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On the Cost of the Profit Motive in Human Services

cost of the profit motive in human services
“Blue Iris in St. Tammany Parish” by Rick Wheat
Have you wondered about the cost of the profit motive in human services? What is the impact of profit? This week’s suggested readings include essential reports about the influence of healthcare organizations’ profit orientation on the quality of care they deliver. Generally, the bottom line in the for-profit world is profit. Nonprofit organizations’ bottom line is improved lives, not dollar signs. The ultimate lesson here is that an organization’s mission and fundamental motives do matter.

AARP: For-Profit Status Correlates to More Nursing Home Deaths, by Ruth McCambridge, should surprise no one who pays attention to the influence of healthcare organizations’ ultimate motives. Prioritizing profits over lives in human services work leads provider organizations toward a “minimum standards” perspective. Doing more than the minimum costs extra.

A Sign the ESG Movement Is Too Big to Ignore: There’s Backlash, describes the recently growing debate over the “environmental, social, and governance” movement in corporate America. Not specifically related to nonprofits, this comprehensive article tells of the corporate tensions between those who believe in the primacy of the shareholder’s profits and those who hold corporations have a responsibility (perhaps, like all citizens) to the needs of the environment, society, and ethical leadership.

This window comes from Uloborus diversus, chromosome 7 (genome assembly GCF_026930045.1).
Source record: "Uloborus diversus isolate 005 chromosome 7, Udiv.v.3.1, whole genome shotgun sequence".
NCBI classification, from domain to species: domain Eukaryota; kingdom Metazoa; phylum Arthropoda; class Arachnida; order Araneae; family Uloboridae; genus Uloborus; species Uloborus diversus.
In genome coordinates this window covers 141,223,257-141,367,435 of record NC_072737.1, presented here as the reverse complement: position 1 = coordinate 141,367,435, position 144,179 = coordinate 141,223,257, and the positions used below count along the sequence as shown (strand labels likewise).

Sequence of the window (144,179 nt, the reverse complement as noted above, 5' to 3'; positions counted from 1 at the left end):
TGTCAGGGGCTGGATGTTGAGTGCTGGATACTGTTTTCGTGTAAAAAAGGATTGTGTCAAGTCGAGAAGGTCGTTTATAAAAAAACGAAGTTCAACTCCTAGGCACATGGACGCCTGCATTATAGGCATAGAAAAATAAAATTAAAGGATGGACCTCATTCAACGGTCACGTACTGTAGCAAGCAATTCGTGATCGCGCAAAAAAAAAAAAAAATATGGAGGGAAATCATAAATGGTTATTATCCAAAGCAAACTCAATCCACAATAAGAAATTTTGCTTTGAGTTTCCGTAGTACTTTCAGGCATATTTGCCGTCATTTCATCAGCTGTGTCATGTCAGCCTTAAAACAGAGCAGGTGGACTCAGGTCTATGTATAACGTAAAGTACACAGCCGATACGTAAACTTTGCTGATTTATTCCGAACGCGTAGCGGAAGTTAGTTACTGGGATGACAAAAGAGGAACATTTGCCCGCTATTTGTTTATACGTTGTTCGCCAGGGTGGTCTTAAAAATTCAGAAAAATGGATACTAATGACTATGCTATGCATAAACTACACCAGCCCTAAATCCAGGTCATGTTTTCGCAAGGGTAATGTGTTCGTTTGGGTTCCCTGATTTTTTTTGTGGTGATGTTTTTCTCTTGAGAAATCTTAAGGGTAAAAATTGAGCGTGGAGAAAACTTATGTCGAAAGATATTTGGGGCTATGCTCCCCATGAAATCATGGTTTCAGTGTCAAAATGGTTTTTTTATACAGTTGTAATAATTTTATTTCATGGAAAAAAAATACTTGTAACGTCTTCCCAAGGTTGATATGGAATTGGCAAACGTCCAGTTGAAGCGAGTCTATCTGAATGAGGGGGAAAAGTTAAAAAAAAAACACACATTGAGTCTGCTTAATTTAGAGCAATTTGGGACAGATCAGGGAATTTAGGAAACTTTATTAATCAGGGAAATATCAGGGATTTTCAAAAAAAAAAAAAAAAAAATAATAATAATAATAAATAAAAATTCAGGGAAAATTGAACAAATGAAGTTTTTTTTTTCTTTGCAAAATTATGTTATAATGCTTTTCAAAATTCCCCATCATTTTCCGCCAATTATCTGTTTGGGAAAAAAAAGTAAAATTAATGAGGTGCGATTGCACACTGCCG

Profit and pain: How California’s largest nursing home chain amassed millions as scrutiny mounted, in the Washington Post is subtitled, “As advocacy groups call for transparency, documents help trace the flow of public money to a complex network of related companies .”Simply put, this is a fascinating article.

This Is Why Nursing Homes Failed So Badly, by E. Tammy Kim, in The New York Times Sunday Review tells of the growing gap between the increasing medical needs of nursing home residents and the level of care generally available in nursing homes.

As “aging in place” becomes an option for more seniors, residents of the 15,400 nursing homes in the U.S., which are certified by U.S. Centers for Medicaid and Medicare, are becoming older, more impoverished, and sicker. This transition is steadily changing the intensity of care residents of nursing homes require.

This New York Times Sunday Review article reports that as nursing homes become “little hospitals,” profits have increased while expenditures on care and staffing are not keeping pace with the increased intensity of care.

The tension between profit for owners and quality of care is not new. Against the background described by these articles, the COVID-19 crisis makes the dynamic between priorities more obvious. As always, mission and primary motives matter.

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